(-1, 1)). This is commonly used on different data formats, and you want to normalize all of them to apply the same algorithms over them.
Normalization is usually applied to convert an image’s pixel values to a typical or more familiar sense.
Its benefits include:
Fairness across all images - For example, scaling all images to an equal range of [0,1] or [-1,1] allows all images to contribute equally to the total loss rather than when other images have high and low pixels ranges give strong and weak loss, respectively.
Provides a standard learning rate - Since high pixel images require a low learning rate and low pixel images high learning rate, re-scaling helps provide a standard learning rate for all images.
Let’s write the code below to normalize our data.
norm_image = (gray_image - np.min(gray_image)) / (np.max(gray_image) - np.min(gray_image)) plt.imshow(norm_image)
Data augmentation is the process of making minor alterations to existing data to increase its diversity without collecting new data.
It is a technique used for enlarging a dataset. Standard data augmentation techniques include horizontal & vertical flipping, rotation, cropping, shearing, etc.
Performing data augmentation helps in preventing a neural network from learning irrelevant features. This results in better model performance.
Standard data augmentation techniques include horizontal & vertical flipping, rotation, cropping, shearing, etc.
There are two types of augmentation:
Offline augmentation - Used for small datasets. It is applied in the data preprocessing step. We will be covering this augmentation in this tutorial.
Online augmentation- Used for large datasets. It is normally applied in real-time.
For this tutorial, we shall use Keras’s
ImageDataGenerator class to augment our data. This is because it provides a quick and easy way to augment your images.
In addition, it supports augmentation techniques such as flips, rotations, brightness change, etc.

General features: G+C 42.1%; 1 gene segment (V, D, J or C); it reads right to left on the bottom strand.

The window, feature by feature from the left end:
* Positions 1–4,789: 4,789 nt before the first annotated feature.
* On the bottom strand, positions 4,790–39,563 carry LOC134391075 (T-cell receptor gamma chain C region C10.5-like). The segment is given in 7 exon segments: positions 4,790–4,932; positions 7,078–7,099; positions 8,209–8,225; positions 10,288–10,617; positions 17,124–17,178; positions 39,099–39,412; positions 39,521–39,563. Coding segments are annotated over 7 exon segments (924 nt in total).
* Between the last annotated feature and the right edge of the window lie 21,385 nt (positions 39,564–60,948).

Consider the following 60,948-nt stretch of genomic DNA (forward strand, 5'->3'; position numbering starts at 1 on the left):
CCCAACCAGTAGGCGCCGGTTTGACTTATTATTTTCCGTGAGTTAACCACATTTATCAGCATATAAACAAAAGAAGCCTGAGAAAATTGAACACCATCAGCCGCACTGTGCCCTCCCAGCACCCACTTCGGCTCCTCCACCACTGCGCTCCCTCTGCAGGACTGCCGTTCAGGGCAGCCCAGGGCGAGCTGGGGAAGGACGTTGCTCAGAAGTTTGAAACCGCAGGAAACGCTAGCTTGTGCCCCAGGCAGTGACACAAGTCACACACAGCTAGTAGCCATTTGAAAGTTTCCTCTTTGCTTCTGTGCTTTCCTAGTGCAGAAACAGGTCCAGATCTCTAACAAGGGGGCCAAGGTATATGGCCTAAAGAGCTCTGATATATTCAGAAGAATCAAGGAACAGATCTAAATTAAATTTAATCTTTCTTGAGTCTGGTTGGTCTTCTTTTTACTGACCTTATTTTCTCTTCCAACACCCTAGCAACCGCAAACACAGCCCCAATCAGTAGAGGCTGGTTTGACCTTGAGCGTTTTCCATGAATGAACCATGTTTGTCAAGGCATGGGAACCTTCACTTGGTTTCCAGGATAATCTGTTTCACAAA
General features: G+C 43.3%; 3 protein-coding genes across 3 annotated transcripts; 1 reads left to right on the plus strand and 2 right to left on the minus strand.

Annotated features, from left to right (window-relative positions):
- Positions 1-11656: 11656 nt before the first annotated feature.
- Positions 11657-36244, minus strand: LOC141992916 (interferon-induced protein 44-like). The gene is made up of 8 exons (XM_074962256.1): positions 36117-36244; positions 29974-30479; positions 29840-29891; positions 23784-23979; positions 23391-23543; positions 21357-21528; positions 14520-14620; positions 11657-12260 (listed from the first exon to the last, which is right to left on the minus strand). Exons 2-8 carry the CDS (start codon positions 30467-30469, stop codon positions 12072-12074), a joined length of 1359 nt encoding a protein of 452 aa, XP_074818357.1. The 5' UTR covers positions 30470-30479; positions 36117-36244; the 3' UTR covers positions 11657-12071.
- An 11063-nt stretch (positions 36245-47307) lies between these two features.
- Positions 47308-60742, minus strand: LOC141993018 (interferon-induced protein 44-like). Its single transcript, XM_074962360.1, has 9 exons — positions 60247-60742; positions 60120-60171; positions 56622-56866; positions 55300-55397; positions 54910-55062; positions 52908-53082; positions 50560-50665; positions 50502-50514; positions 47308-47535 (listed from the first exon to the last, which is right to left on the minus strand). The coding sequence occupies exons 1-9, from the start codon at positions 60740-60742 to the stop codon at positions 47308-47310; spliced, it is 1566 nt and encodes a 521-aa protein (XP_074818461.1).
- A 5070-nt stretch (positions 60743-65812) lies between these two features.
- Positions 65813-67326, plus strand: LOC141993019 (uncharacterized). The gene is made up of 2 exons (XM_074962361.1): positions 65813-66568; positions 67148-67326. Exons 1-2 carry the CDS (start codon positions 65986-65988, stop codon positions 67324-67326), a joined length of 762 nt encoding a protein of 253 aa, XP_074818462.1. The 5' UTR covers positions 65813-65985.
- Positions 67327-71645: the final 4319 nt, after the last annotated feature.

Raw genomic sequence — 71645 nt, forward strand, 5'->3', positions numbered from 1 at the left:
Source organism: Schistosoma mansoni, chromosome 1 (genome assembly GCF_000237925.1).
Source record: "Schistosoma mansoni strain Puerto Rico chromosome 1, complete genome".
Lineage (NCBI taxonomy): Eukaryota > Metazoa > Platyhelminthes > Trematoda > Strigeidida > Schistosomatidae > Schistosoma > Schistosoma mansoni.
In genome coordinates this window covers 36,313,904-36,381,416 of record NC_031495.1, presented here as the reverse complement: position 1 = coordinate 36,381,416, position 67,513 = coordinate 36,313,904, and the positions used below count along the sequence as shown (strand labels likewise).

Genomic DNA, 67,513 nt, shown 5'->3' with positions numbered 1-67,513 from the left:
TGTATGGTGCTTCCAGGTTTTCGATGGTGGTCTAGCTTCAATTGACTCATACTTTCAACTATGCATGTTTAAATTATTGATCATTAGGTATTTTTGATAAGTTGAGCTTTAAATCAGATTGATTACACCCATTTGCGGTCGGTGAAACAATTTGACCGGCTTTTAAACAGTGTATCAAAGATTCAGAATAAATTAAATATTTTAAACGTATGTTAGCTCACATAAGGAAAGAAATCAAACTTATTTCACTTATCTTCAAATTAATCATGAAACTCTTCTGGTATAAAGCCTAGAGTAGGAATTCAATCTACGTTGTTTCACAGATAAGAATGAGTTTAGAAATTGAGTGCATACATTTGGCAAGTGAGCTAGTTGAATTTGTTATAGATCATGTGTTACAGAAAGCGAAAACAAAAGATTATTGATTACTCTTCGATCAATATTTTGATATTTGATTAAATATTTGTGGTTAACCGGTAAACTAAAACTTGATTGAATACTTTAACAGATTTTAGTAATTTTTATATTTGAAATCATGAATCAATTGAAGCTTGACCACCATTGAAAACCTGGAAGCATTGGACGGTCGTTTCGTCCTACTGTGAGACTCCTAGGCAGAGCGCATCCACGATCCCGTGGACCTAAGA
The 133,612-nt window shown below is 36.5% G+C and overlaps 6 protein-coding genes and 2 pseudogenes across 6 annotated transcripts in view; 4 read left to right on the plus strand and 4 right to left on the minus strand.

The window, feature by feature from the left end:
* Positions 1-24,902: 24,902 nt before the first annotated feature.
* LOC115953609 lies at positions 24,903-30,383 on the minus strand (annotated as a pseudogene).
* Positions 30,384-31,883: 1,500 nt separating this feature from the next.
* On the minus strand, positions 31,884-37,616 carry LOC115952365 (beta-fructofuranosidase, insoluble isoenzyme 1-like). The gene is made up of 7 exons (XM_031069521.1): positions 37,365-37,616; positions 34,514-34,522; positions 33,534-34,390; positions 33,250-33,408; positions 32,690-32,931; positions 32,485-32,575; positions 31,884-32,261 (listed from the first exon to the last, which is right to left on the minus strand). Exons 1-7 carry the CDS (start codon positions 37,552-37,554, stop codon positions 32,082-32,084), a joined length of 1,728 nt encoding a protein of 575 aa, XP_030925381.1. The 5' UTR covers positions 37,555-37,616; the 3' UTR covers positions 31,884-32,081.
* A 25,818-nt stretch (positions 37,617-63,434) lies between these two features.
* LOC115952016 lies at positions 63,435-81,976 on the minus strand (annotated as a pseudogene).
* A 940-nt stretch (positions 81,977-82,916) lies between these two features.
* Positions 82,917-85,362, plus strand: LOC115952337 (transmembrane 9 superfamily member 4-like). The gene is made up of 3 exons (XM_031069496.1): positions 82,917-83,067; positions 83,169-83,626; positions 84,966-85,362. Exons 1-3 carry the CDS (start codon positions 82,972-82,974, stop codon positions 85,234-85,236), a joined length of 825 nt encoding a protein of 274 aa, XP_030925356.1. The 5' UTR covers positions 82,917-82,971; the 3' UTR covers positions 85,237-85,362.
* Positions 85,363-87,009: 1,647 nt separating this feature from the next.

Let’s now look at the most used data augmentation techniques:
This is the process of shifting image pixels horizontally or vertically.
Let’s look at an example below that shifts horizontally:
# import libraries from numpy import expand_dims from keras.preprocessing.image import load_img from keras.preprocessing.image import img_to_array from keras.preprocessing.image import ImageDataGenerator # convert to numpy array data = img_to_array(image) # expand dimension to one sample samples = expand_dims(image, 0) # create image data augmentation generator datagen = ImageDataGenerator(width_shift_range=[-200,200]) # create an iterator it = datagen.flow(samples, batch_size=1) fig, im = plt.subplots(nrows=1, ncols=3, figsize=(15,15)) # generate batch of images for i in range(3): # convert to unsigned integers image = next(it).astype('uint8') # plot image im[i].imshow(image)
This reverses the rows or columns of pixels in either vertical or horizontal cases, respectively.
Let’s do a random flip with both horizontal and vertical flips. From the code above, change the ImageDataGenerator parameters as shown below:
# ImageDataGenerator for flipping datagen = ImageDataGenerator(horizontal_flip=True, vertical_flip=True)
This process involves rotating an image by a specified degree.
From the code above, change the ImageDataGenerator parameters, as shown below:
datagen = ImageDataGenerator(rotation_range=20, fill_mode='nearest')
This is the process of increasing or decreasing image contrast.
From the code above, change the ImageDataGenerator parameters, as shown below:
datagen = ImageDataGenerator(brightness_range=[0.5,2.0])
Other Augmentation techniques include:
This is the process of creating a random subset of an original image which is then resized to the size of the original image.
An image can be scaled either inward or outward. When scaling an image outward, the image becomes more significant than the original and vise versa.
Standardization is a method that scales and preprocesses images to have similar heights and widths. It re-scales data to have a standard deviation of
1 (unit variance) and a mean of
Standardization helps to improve the quality and consistency of data.
From the code above, change the ImageDataGenerator parameters as shown below:
# creating the image data generator to standardize images datagen = ImageDataGenerator(featurewise_center =True, featurewise_std_normalization = True)
Having explored the popular and commonly used image preprocessing techniques, what now remains is modeling your machine learning models to the desired level of high accuracy and performance. Thus, we are now ready to jump into building custom computer vision projects.
Peer Review Contributions by: Lalithnarayan C